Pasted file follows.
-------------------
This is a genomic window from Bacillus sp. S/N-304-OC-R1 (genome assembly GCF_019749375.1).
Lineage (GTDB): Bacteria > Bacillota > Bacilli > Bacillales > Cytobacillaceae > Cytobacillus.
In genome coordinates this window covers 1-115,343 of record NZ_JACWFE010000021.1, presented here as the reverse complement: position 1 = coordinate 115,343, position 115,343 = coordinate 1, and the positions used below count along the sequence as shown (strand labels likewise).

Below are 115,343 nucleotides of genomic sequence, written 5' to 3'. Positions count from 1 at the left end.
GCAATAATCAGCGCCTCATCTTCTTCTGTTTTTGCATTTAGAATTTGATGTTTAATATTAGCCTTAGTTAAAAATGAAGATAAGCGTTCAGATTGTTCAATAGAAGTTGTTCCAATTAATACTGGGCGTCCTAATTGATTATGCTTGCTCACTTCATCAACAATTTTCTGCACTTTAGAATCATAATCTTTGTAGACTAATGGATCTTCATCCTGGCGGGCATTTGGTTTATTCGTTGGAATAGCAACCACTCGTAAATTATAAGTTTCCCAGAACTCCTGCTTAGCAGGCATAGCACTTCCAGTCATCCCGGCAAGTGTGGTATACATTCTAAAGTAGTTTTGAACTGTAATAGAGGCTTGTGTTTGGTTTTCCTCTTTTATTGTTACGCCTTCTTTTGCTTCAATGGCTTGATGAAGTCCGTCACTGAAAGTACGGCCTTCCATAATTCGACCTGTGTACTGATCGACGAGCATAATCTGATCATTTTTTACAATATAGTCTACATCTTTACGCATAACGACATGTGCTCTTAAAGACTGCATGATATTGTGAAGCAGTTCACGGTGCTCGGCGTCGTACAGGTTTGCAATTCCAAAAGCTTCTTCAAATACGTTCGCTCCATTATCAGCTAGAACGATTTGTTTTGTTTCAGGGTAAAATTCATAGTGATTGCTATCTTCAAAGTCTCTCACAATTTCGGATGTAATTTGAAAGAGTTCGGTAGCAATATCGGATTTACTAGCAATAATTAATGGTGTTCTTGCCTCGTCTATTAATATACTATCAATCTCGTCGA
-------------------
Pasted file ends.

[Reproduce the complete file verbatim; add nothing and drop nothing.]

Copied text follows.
This is a genomic window from Bacillus sp. S/N-304-OC-R1 (genome assembly GCF_019749375.1).
Lineage (GTDB): Bacteria > Bacillota > Bacilli > Bacillales > Cytobacillaceae > Cytobacillus.
In genome coordinates this window covers 1-115,343 of record NZ_JACWFE010000021.1, presented here as the reverse complement: position 1 = coordinate 115,343, position 115,343 = coordinate 1, and the positions used below count along the sequence as shown (strand labels likewise).

Below are 115,343 nucleotides of genomic sequence, written 5' to 3'. Positions count from 1 at the left end.
GCAATAATCAGCGCCTCATCTTCTTCTGTTTTTGCATTTAGAATTTGATGTTTAATATTAGCCTTAGTTAAAAATGAAGATAAGCGTTCAGATTGTTCAATAGAAGTTGTTCCAATTAATACTGGGCGTCCTAATTGATTATGCTTGCTCACTTCATCAACAATTTTCTGCACTTTAGAATCATAATCTTTGTAGACTAATGGATCTTCATCCTGGCGGGCATTTGGTTTATTCGTTGGAATAGCAACCACTCGTAAATTATAAGTTTCCCAGAACTCCTGCTTAGCAGGCATAGCACTTCCAGTCATCCCGGCAAGTGTGGTATACATTCTAAAGTAGTTTTGAACTGTAATAGAGGCTTGTGTTTGGTTTTCCTCTTTTATTGTTACGCCTTCTTTTGCTTCAATGGCTTGATGAAGTCCGTCACTGAAAGTACGGCCTTCCATAATTCGACCTGTGTACTGATCGACGAGCATAATCTGATCATTTTTTACAATATAGTCTACATCTTTACGCATAACGACATGTGCTCTTAAAGACTGCATGATATTGTGAAGCAGTTCACGGTGCTCGGCGTCGTACAGGTTTGCAATTCCAAAAGCTTCTTCAAATACGTTCGCTCCATTATCAGCTAGAACGATTTGTTTTGTTTCAGGGTAAAATTCATAGTGATTGCTATCTTCAAAGTCTCTCACAATTTCGGATGTAATTTGAAAGAGTTCGGTAGCAATATCGGATTTACTAGCAATAATTAATGGTGTTCTTGCCTCGTCTATTAATATACTATCAATCTCGTCGA